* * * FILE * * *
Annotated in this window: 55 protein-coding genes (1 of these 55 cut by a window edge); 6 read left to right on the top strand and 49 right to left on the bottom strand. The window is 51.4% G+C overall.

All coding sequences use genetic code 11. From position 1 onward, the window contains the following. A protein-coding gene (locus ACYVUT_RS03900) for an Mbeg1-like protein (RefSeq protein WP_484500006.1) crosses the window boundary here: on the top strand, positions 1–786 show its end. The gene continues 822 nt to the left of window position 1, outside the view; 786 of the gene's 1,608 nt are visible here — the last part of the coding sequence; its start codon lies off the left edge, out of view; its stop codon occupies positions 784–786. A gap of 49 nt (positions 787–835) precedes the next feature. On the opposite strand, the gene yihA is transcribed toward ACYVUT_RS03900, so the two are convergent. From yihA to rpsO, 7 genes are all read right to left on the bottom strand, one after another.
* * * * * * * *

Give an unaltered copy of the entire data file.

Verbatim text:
Annotated in this window: 55 protein-coding genes (1 of these 55 cut by a window edge); 6 read left to right on the top strand and 49 right to left on the bottom strand. The window is 51.4% G+C overall.

All coding sequences use genetic code 11. From position 1 onward, the window contains the following. A protein-coding gene (locus ACYVUT_RS03900) for an Mbeg1-like protein (RefSeq protein WP_484500006.1) crosses the window boundary here: on the top strand, positions 1–786 show its end. The gene continues 822 nt to the left of window position 1, outside the view; 786 of the gene's 1,608 nt are visible here — the last part of the coding sequence; its start codon lies off the left edge, out of view; its stop codon occupies positions 784–786. A gap of 49 nt (positions 787–835) precedes the next feature. On the opposite strand, the gene yihA is transcribed toward ACYVUT_RS03900, so the two are convergent. From yihA to rpsO, 7 genes are all read right to left on the bottom strand, one after another.